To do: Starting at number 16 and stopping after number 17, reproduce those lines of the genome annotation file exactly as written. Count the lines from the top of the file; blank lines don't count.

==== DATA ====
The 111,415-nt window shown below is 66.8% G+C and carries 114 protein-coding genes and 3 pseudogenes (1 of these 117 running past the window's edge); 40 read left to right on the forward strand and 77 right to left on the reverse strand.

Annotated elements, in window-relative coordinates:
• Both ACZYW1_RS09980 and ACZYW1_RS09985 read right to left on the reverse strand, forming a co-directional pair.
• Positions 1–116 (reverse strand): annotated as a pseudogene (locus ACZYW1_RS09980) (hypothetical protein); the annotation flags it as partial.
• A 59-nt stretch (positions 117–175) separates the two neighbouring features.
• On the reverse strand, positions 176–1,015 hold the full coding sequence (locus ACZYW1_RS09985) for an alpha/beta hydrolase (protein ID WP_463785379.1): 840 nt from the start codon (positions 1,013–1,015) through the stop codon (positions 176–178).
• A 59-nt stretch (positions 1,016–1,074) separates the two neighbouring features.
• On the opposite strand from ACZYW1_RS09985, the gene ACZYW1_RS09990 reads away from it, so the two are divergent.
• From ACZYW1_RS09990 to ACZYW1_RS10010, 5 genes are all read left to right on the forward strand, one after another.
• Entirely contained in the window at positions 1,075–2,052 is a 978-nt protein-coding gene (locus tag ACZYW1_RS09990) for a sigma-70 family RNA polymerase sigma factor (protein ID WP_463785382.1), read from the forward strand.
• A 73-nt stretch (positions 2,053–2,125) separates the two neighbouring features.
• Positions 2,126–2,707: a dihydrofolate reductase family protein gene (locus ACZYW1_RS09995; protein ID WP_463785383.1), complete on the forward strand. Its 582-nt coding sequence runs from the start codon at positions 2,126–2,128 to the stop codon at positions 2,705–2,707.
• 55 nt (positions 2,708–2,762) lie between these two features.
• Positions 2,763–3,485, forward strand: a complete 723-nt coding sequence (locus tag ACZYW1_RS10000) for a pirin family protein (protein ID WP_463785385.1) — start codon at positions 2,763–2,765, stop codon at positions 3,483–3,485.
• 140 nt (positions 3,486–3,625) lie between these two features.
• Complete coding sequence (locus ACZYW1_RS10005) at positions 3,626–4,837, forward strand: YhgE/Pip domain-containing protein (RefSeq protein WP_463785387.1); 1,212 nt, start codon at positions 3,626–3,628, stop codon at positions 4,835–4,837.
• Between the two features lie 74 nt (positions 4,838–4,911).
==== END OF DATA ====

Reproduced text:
• Complete coding sequence (locus ACZYW1_RS10005) at positions 3,626–4,837, forward strand: YhgE/Pip domain-containing protein (RefSeq protein WP_463785387.1); 1,212 nt, start codon at positions 3,626–3,628, stop codon at positions 4,835–4,837.
• Between the two features lie 74 nt (positions 4,838–4,911).